Tandem sparked CdM's rise

One has a background in horseback riding, and one in sailing.

When Corona del Mar High seniors Kalika Slevcove and Morgan McVey started playing tennis four or five years ago, they relied on their good hand-eye coordination to help them out. Still, these aren't the girls who had a racket in their hands from the time they could walk.

"We're playing catch-up," Slevcove said.

But this year the opponents usually say the same thing.

Slevcove and McVey evolved into a reliable doubles team this year for the Sea Kings, whose season ended Thursday with a loss to top-seeded Campbell Hall in the CIF Southern Section Division I semifinals. Two days prior, Slevcove and McVey won two of three sets as CdM upset Peninsula, 12-6, to reach its 12th straight semifinal.

Slevcove and McVey, who had a 17-3 record prior to the Campbell Hall match, took different paths to this point. Slevcove's been riding a horse since before she can remember, which is what happens when you live up on a ranch on the edge of the Back Bay and your family owns multiple horses. She had her first horse show when she was just 18 months old.

She also grew up playing volleyball like her father, Mark, who competed at UCLA. Kalika played club at Orange County Volleyball Club, but that ended when she was just 5-foot-2 as a freshman.

"I was too short to play volleyball," Slevcove said. "On our team, even the libero's like 6-foot."

Tennis was a quick fit for Slevcove. She was the top player on the frosh-soph team her freshman year and won the Pacific Coast League junior varsity singles title her sophomore year.

Right after that year, about two years ago now, was when McVey left the team to train at Advantage Tennis Academy in Irvine. She still went to school at CdM, but she spent three hours a day hitting at Advantage. Still, she came back to the team this year because she knew she didn't want to miss her senior year.

"Tennis is obviously an individual sport, but I like the team aspect of it," McVey said. "It's been a lot of fun to come back, but I think it was also good for me to take that [time] off."

Slevcove started the year in singles. She set herself up to play singles this year for CdM, working hard over the summer by playing in 13 tournaments. She said she made at least the semifinals in nearly every one.

"At the beginning of the summer, my dad said, 'If you want to go to the college of your choice, you better kick it up a notch,' " Slevcove said.

McVey started the year playing doubles with Erica Lewis, but she said that team had mixed results. It was a tough situation for CdM Coach Brian Ricker, not used to losing so many sets in doubles.

"I feel like for the last four years he's had legit doubles teams," McVey said. "They were just set, like married. This year he had to put them together again."

Both Slevcove and McVey have dealt with injuries this year, so maybe it makes sense they'd end up together. McVey hurt her back while skiing in January and had to take a couple months off from tennis, and also dealt with a thumb injury she suffered while surfing. For Slevcove, it was a left wrist injury two weeks ago while playing tennis that's forced her to go to a one-handed backhand.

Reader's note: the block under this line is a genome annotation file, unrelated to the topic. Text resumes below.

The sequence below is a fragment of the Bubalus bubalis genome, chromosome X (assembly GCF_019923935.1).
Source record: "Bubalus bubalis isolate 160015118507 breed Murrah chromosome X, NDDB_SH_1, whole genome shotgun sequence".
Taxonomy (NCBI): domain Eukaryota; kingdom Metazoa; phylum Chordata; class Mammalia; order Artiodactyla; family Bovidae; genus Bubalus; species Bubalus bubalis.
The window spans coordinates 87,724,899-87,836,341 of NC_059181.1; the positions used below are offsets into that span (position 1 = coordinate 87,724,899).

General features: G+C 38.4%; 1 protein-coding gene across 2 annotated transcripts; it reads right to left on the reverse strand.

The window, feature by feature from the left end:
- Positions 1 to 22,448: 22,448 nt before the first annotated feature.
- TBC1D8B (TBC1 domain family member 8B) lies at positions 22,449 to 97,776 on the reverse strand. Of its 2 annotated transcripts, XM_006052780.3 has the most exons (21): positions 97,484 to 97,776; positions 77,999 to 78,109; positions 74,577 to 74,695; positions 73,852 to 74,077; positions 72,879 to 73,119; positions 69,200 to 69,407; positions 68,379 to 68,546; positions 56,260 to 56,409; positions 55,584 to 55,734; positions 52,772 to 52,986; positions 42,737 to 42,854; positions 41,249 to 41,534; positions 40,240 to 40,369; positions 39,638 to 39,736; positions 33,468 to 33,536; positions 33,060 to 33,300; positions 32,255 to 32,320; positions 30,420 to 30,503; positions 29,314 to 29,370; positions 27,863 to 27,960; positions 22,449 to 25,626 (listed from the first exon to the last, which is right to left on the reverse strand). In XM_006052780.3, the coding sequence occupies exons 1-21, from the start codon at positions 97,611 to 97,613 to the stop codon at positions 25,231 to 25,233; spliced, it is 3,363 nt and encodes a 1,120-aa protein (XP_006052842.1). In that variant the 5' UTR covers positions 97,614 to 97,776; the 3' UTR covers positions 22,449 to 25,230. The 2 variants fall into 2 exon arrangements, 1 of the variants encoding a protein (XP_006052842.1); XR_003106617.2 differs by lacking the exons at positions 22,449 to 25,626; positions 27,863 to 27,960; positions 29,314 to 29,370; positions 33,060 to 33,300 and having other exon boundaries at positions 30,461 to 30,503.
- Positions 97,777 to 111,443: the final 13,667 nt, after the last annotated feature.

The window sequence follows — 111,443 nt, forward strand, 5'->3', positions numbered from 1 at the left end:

Whatever it was, CdM Coach Brian Ricker said the chemistry was obvious when McVey and Slevcove were put together. That pairing helped the Sea Kings, as there was now less pressure to sweep on singles players like Purdue-bound senior Lynda Xepoleas or sophomore Nini Ugrelidze.

"I put [McVey and Slevcove] together and it was just an obvious click," Ricker said. "It's really nice for a coach and the players when something like that happens. They didn't need my coaching. In fact, I didn't want to go out and talk to them, because I was afraid I was going to mess them up. What they were doing was working. Morgan has the really good ground strokes, and Kalika, it's really clicked for her at the net."

Slevcove became more aggressive at the net, Ricker said, after she finally heeded a tactical suggestion.

"Kelli Feeley was the best I've ever seen at turning and running," Ricker said. "No matter how far away it was, she could keep going. Kalika would sidestep, so she could only go this far. She finally figured out how to turn a little bit and go, and now she can go back and forth. I've always said, 'Kalika, we need you roaming around the net, not just waiting for them to hit it to you.' The overheads and the high volleys are what she's so good at. Her overhead scares girls, and Morgan's ground strokes set her up just right."

Now the latecomers to tennis are thinking about playing the sport in college. UC Irvine is the first choice for Slevcove, who has a 3.77 grade-point average. McVey, who carries a 4.1 GPA, said she'd like to play at UC San Diego.

They suffered a three-set marathon loss to a University team in the Pacific Coast League semifinals, leaving Slevcove and McVey one match shy of qualifying for CIF Individuals. Ricker said if they'd made it, in some years he could have seen them go all the way to the Individuals semifinals in Seal Beach.

But Slevcove and McVey put that in the past and kept going. They have shown the toughness needed to compete at a high level.

Playing tennis may not have been as natural to them as riding a horse or manning a Sabot boat, but they're glad they picked up a racket.

"We're both singles players that kind of got put together," McVey said. "It works."

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